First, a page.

Don’t ask me how I’m doing.
Having passed the two-year mark as a cancer survivor is something I should be happy about. And I am, but it’s complicated. I really celebrated the first year as the first of many milestones to come. At the time I still had things to overcome and I felt like I really hadn’t fully recovered my health, like I hadn’t completely bounced back. And I wasn’t sure I would fully recover. That was, oddly, something to celebrate. I felt there was a clear demarcation between me before cancer and me after cancer and that it was something I would deal with for the rest of my life.
It’s still something I’ll deal with for the rest of my life, but, in spite of all the changes, in spite of the fact that I have scars, both internal and external, in spite of having to wear bracelets with health information in case I’m left unconscious in an accident, in spite of still having a plastic bulb in my chest even though I no longer need to be pumped full of poison, in spite of taking a handful of medications twice a day-okay, not a literal handful or even a metaphorical handful really, but more than I ever took on a regular basis before-I still feel like the same person I was before. The before-cancer and after-cancer line is blurred, and I’m left wondering where to go from here. I’m left wondering where I will go from
here. During that first year, and even during the second, I went into every doctor visit with a sense of dread. What if the chemo didn’t work? What if it comes back?
I don’t think I’ll ever be entirely free of that feeling but at least it’s diminished. Before cancer I hadn’t seen my regular doctor in so long I couldn’t have picked him out in a lineup even if he were the only one wearing a white coat and maybe one of those head mirrors that you’d think should have a special name but, no, apparently it’s just called a “head mirror” which makes me wonder why stethoscopes aren’t called heart-listeny-tubes but that’s another story.
Before cancer I could joke about my health because I never got sick. The only reason I ever went into a hospital was to visit other people. It felt like cancer broke a winning streak. At the time that was strangely reassuring. I didn’t want cancer, or any disease, but as long as I never got sick there was always a dark cloud in the back of my mind that sooner or later the odds were going to catch up with me. When I was diagnosed I thought, well, I wish the odds could have caught up with me gradually instead of dumping a heap of tumor on me, but at least I can keep playing
even if I am losing a bunch of chips now. Why I put all of this in gambling
metaphors since I’ve never been in a casino in my life is a mystery. Besides I could always keep that cloud at the back of my mind with the reassurance that luck is an illusion, not something that builds up but has to be paid back eventually. Or to put it more succinctly, shit happens. So does cancer.
But as the two year mark got closer I started feeling I was on another winning streak, and this time that cloud was not only bigger but it was, and is, harder to push it to the back of my mind. Shortly after my diagnosis one doctor told me, “If you’re gonna get cancer this is the one to get.” Testicular cancer is in the easily treatable category, and, although my memory has been left a little fuzzy, I believe that same doctor was the one who told me I had a good chance of being cured. I’d never heard the word “cured” associated with cancer before. For a while I used it too but I won’t say it again. Saying I’m “cured” carries too much temptation to live as though nothing happened. And it feels unlucky.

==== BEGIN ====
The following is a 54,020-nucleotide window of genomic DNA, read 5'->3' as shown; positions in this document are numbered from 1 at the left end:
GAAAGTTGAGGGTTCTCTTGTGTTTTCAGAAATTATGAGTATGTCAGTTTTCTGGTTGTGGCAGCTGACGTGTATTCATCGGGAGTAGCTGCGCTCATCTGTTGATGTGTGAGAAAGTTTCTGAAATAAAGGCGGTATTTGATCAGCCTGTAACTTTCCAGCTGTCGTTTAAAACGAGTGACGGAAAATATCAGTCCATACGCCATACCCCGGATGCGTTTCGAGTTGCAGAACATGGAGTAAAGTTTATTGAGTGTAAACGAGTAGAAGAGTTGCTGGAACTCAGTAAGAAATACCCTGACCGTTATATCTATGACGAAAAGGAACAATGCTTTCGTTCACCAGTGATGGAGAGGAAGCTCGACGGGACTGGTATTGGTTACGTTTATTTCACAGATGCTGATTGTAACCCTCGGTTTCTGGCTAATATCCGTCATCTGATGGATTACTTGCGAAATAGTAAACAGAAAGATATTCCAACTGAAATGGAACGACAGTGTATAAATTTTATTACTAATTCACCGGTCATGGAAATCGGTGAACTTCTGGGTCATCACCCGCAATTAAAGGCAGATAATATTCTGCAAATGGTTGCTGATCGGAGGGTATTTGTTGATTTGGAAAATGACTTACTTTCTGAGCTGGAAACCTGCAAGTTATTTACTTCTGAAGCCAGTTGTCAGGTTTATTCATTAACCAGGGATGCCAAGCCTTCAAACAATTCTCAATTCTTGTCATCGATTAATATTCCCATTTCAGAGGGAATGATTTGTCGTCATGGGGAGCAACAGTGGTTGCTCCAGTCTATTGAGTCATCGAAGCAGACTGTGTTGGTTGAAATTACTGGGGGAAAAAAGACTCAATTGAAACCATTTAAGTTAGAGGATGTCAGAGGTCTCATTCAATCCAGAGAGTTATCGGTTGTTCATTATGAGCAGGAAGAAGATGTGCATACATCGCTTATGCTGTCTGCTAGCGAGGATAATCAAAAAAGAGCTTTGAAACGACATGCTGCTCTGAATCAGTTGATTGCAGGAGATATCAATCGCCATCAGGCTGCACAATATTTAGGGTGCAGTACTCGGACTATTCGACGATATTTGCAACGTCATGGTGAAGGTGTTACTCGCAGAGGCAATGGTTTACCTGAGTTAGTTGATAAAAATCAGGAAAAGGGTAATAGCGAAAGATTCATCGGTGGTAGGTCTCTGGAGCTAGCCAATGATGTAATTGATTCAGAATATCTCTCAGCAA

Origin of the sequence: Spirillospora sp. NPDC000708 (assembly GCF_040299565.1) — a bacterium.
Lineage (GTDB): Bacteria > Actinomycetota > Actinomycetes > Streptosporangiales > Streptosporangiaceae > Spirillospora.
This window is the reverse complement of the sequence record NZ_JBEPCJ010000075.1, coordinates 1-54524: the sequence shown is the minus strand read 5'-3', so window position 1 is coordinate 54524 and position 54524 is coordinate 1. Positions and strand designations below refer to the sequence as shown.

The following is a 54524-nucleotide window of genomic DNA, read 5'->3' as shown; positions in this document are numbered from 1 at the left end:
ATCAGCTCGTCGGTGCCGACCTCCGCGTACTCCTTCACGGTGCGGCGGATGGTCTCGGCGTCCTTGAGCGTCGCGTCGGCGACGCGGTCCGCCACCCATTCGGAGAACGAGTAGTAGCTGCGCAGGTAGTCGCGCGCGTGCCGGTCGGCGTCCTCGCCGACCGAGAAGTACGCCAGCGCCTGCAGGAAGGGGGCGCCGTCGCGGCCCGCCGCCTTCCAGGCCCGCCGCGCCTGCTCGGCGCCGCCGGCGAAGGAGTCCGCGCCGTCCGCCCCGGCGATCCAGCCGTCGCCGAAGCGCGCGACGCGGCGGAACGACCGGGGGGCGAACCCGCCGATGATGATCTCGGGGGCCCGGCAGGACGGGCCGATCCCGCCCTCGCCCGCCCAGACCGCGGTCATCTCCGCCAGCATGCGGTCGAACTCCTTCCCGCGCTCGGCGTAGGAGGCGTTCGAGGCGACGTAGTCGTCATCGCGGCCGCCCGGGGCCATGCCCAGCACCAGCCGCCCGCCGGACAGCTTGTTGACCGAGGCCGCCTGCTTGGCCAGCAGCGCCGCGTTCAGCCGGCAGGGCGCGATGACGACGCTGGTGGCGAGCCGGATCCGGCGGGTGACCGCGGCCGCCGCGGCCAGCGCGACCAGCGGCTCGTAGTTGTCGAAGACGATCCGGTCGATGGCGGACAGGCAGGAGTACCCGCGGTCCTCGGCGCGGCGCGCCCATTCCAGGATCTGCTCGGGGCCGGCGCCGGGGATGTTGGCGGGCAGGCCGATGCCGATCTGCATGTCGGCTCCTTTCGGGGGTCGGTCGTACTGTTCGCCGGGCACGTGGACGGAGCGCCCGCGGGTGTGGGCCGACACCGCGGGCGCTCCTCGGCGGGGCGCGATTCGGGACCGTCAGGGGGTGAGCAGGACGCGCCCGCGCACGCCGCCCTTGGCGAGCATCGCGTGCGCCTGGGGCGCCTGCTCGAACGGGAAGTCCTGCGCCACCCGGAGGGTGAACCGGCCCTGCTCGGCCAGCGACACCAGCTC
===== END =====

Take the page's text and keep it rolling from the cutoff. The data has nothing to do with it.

This anniversary carries other, weirder, even more complicated feelings with it. I don’t want to go through cancer again but I do wish I could relive it and do it better. I survived so I must have done something right. Or did I? My wife took on too much responsibility, did too much that I should have done. If I could do it again I’d make decisions and be more conscious instead of just drifting through treatment.
There’s another feeling, one that doesn’t have a name. It’s not survivor’s guilt even though I know people who lost their fight with cancer. I have friends who didn’t make it. I know others who also survived, who laugh now about how easy their treatment was, that it was only a year or eighteen months. For me it was a just a little over three months. It’s not a competition, and it’s not one I’d want to win even if it were, and it wasn’t easy. I had health issues along the way. My white cell count crashed, leaving me vulnerable to infections which, luckily, I never got.
And yet I was able to keep going. Why was it so much easier for me than it was for others?
When I was first diagnosed, and for a long time afterward, I felt a connection to others who had or who’d fought cancer. It was reassuring. We were part of a club. As the experience recedes I feel less connected. I think maybe there was some mistake. Maybe I didn’t really have cancer, that I’m guilty of some weird fraud.
I also think about all the people who supported me: my wife, the doctors, and just friends and family who offered their sympathy and support. I feel unworthy of all that they did, and feeling anything but happy to be alive and healthy now feels like a betrayal.
My rounds of chemo came in threes: one week I would have five days in a row of treatment, then the next two weeks I’d just go in for a shot on Monday. Even though I say luck is an illusion three still feels like a lucky number to me. Two straight lines connected will leave one side open while three will form a triangle. The rule of three is one of the three secrets of all great comedy-the other is timing-and while two’s company three is a party. So even though I’m currently simmering in a complex stew of strange and even contradictory emotions there is hope.
Ask me how I’m doing a year from now.